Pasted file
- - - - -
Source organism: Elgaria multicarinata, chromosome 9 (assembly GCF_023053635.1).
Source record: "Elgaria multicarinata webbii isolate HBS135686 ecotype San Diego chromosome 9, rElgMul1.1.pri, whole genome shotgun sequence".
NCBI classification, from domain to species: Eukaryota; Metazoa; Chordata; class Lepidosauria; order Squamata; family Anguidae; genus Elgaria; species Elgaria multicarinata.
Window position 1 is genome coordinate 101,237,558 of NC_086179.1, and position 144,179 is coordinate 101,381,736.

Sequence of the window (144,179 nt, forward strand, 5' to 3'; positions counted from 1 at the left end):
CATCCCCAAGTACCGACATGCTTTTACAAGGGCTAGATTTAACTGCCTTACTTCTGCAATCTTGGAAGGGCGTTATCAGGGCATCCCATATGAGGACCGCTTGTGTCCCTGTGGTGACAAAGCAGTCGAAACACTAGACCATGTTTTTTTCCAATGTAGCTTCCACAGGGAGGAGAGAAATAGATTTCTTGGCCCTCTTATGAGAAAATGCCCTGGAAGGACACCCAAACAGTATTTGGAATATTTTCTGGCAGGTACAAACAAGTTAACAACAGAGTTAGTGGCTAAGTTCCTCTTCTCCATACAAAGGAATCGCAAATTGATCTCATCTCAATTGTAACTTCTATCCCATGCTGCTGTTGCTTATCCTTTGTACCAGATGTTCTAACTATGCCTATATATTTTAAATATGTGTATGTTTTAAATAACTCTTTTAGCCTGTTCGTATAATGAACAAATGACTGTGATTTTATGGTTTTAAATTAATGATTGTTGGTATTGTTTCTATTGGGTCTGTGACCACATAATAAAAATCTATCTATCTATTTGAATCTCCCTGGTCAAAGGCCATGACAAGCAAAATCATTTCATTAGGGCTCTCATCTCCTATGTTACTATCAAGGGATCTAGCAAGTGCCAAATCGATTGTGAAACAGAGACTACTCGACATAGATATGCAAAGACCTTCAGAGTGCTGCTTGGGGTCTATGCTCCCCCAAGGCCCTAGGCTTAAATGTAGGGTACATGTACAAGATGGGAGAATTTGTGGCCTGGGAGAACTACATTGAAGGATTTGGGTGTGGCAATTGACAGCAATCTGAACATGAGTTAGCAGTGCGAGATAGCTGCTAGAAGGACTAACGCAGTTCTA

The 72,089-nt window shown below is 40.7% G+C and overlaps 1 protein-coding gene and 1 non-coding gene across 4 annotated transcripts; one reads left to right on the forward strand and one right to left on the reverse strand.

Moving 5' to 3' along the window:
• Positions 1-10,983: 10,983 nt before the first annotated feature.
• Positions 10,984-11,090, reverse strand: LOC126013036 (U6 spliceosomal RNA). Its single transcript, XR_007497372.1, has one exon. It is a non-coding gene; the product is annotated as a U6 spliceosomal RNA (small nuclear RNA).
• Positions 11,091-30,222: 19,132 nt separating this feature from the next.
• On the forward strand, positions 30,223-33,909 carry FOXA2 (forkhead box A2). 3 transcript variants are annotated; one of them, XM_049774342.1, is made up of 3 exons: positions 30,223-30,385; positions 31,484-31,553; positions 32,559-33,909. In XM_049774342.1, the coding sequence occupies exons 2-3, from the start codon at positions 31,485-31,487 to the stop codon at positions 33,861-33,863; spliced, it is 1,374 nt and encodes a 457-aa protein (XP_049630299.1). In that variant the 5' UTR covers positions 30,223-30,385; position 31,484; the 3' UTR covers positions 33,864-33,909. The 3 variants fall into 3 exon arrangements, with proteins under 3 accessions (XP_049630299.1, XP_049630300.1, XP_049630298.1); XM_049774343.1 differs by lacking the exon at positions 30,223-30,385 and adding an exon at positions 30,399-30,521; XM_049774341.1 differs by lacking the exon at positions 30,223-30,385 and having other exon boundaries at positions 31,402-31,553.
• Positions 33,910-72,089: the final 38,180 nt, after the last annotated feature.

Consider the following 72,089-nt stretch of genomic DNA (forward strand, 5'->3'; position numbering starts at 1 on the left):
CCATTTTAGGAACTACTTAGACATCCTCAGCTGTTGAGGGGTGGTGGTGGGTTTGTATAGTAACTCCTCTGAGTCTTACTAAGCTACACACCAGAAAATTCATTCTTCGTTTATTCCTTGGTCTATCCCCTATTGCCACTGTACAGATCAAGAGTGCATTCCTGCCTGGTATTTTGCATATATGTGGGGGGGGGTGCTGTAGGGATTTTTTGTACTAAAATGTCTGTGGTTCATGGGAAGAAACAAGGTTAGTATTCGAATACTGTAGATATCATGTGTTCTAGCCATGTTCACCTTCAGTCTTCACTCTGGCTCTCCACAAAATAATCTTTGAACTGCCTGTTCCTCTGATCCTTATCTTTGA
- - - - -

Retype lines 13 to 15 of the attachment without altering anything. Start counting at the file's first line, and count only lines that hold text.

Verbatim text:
• Positions 33,910-72,089: the final 38,180 nt, after the last annotated feature.

Consider the following 72,089-nt stretch of genomic DNA (forward strand, 5'->3'; position numbering starts at 1 on the left):
CCATTTTAGGAACTACTTAGACATCCTCAGCTGTTGAGGGGTGGTGGTGGGTTTGTATAGTAACTCCTCTGAGTCTTACTAAGCTACACACCAGAAAATTCATTCTTCGTTTATTCCTTGGTCTATCCCCTATTGCCACTGTACAGATCAAGAGTGCATTCCTGCCTGGTATTTTGCATATATGTGGGGGGGGGTGCTGTAGGGATTTTTTGTACTAAAATGTCTGTGGTTCATGGGAAGAAACAAGGTTAGTATTCGAATACTGTAGATATCATGTGTTCTAGCCATGTTCACCTTCAGTCTTCACTCTGGCTCTCCACAAAATAATCTTTGAACTGCCTGTTCCTCTGATCCTTATCTTTGA